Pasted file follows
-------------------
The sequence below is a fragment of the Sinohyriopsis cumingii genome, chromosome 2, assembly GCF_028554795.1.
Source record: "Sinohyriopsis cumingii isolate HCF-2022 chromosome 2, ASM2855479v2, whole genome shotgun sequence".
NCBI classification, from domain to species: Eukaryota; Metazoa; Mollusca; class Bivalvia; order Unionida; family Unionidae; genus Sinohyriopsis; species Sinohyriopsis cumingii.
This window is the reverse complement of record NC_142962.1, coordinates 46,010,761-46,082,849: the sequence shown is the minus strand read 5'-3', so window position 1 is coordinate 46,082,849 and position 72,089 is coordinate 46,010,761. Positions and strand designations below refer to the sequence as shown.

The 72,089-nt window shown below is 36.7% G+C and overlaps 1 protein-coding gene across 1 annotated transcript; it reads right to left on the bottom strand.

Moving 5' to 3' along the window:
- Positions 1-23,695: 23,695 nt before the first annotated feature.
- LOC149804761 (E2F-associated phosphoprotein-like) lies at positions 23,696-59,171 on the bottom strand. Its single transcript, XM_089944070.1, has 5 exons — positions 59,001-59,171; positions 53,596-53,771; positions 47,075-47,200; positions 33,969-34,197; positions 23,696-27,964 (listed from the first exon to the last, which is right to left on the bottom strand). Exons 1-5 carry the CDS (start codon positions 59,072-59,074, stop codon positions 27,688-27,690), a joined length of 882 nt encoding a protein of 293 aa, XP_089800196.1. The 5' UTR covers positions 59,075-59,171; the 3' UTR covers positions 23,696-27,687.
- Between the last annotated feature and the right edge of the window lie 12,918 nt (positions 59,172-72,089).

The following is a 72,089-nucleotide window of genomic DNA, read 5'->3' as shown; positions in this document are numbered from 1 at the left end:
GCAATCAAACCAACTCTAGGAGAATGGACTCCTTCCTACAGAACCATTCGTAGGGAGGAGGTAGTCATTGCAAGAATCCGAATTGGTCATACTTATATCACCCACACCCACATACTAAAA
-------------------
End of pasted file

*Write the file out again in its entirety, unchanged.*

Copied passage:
The sequence below is a fragment of the Sinohyriopsis cumingii genome, chromosome 2, assembly GCF_028554795.1.
Source record: "Sinohyriopsis cumingii isolate HCF-2022 chromosome 2, ASM2855479v2, whole genome shotgun sequence".
NCBI classification, from domain to species: Eukaryota; Metazoa; Mollusca; class Bivalvia; order Unionida; family Unionidae; genus Sinohyriopsis; species Sinohyriopsis cumingii.
This window is the reverse complement of record NC_142962.1, coordinates 46,010,761-46,082,849: the sequence shown is the minus strand read 5'-3', so window position 1 is coordinate 46,082,849 and position 72,089 is coordinate 46,010,761. Positions and strand designations below refer to the sequence as shown.

The 72,089-nt window shown below is 36.7% G+C and overlaps 1 protein-coding gene across 1 annotated transcript; it reads right to left on the bottom strand.

Moving 5' to 3' along the window:
- Positions 1-23,695: 23,695 nt before the first annotated feature.
- LOC149804761 (E2F-associated phosphoprotein-like) lies at positions 23,696-59,171 on the bottom strand. Its single transcript, XM_089944070.1, has 5 exons — positions 59,001-59,171; positions 53,596-53,771; positions 47,075-47,200; positions 33,969-34,197; positions 23,696-27,964 (listed from the first exon to the last, which is right to left on the bottom strand). Exons 1-5 carry the CDS (start codon positions 59,072-59,074, stop codon positions 27,688-27,690), a joined length of 882 nt encoding a protein of 293 aa, XP_089800196.1. The 5' UTR covers positions 59,075-59,171; the 3' UTR covers positions 23,696-27,687.
- Between the last annotated feature and the right edge of the window lie 12,918 nt (positions 59,172-72,089).

The following is a 72,089-nucleotide window of genomic DNA, read 5'->3' as shown; positions in this document are numbered from 1 at the left end:
GCAATCAAACCAACTCTAGGAGAATGGACTCCTTCCTACAGAACCATTCGTAGGGAGGAGGTAGTCATTGCAAGAATCCGAATTGGTCATACTTATATCACCCACACCCACATACTAAAA